Instagram asks bullies to re-think abusive posts in new update

Instagram will ask people ‘are you sure’ before posting possibly bullying content Credit: Yui Mok/PA

Instagram is rolling out new anti-bullying software in a bid to reduce harmful comments on its platform.

  • How will the new feature work?

The new features will notify people before they post a comment which may be considered offensive.

As the person goes to upload the post, they will be asked if they are sure they want to continue uploading their comment.

Instagram users will be confronted with a message asking them if they want to continue their post. Credit: Instagram
  • What does Instagram say?

The company's chief executive Adam Mosseri said: “We can do more to prevent bullying from happening on Instagram, and we can do more to empower the targets of bullying to stand up for themselves.”

“This intervention gives people a chance to reflect and undo their comment and prevents the recipient from receiving the harmful comment notification."

Users will be able to report abusive comments and restrict access to their page through the feature. Credit: Instagram

He added that early tests suggested the new failsafe encourages some people to undo their comment and share something less harmful.

An example of how the feature works would be where a person types “you are so ugly and stupid”, and is then interrupted with a notice saying: “Are you sure you want to post this? Learn more”.

If the user clicks “learn more”, a notice tells them: “We are asking people to rethink comments that seem similar to others that have been reported.”

  • Why is Instagram introducing the new feature?

Online bullying is a "complex issue", Mr Mosseri said, and that Instagram had been using artificial intelligence to detect bullying for years.

“This is especially crucial for teens since they are less likely to report online bullying even when they are the ones who experience it the most,” he said.

Molly Russell, 14, took her own life in November 2017. Her father Ian says he believes Instagram is partly responsible for his daughter’s death. Credit: Family handout/PA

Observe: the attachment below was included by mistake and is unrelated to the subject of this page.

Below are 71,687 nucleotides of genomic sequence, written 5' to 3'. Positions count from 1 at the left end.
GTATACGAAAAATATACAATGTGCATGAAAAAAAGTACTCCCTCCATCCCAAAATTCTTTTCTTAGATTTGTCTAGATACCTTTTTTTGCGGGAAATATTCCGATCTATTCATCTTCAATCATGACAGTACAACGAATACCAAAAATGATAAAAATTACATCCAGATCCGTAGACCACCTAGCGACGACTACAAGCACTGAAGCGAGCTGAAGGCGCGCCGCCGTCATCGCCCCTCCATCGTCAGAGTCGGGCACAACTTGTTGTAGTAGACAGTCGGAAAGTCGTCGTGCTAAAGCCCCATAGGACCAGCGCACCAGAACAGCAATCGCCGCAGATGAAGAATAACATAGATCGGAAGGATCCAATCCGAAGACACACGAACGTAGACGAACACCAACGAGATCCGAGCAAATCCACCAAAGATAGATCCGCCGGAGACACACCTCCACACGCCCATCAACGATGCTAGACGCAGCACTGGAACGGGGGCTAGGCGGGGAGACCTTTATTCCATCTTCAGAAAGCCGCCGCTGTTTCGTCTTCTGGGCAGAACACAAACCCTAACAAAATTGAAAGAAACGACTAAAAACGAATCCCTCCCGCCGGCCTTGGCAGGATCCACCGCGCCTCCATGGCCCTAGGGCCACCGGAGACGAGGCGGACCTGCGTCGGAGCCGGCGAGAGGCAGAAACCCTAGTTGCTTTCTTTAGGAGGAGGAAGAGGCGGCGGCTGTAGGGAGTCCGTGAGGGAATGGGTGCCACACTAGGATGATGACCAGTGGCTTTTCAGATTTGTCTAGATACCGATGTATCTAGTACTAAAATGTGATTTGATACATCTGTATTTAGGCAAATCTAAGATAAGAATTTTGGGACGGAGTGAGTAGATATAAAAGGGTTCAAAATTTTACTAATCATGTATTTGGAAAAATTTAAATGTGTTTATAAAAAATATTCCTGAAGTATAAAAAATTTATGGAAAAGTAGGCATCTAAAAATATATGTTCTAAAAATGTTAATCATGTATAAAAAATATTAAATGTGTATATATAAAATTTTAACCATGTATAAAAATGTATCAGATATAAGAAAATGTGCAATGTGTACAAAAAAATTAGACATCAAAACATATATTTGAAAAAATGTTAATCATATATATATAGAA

The move by Instagram comes following the death of British schoolgirl Molly Russell, 14, who took her own life in November 2017.

Her father Ian said he believed Instagram was partly responsible for her death.

Speaking at the NSPCC’s How Safe Are Our Children? conference in June, Mr Russell said: “It is important to acknowledge that they (tech firms) do a lot of good, but sadly their platforms are being used by people to do harm and they have not done enough to prevent that.

“Unless change happens, their platforms will become toxic.”

  • What else is Instagram unveiling?

Instagram is also due to launch another tool, called Restrict, designed to help users filter abusive comments without needing to block others.

“We’ve heard from young people in our community that they’re reluctant to block, unfollow, or report their bully because it could escalate the situation, especially if they interact with their bully in real life,” Mr Mosseri said.

“Some of these actions also make it difficult for a target to keep track of their bully’s behaviour.”

Mr Mosseri said restricted people will not be able to see when a user is active on Instagram or when direct messages have been read.

“It’s our responsibility to create a safe environment on Instagram,” he said.

  • What has the reaction been?

Bobby Norris, star of The Only Way is Essex, is campaigning to make online homophobia a criminal offence with Bobby's Bill.

He welcomed the move by Instagram and said he was grateful the social media platform had made a stand.

"I think it's all baby steps, but this can only be a positive...with people's intentions, nine times out of 10, I think you know if you are offending someone intentionally," he told ITV News.

"But for the one out of the 10 that might not know, the fact they're being asked to check before they press send, that can only be a good thing.

"For me, I take my hat off to Instagram for implementing this."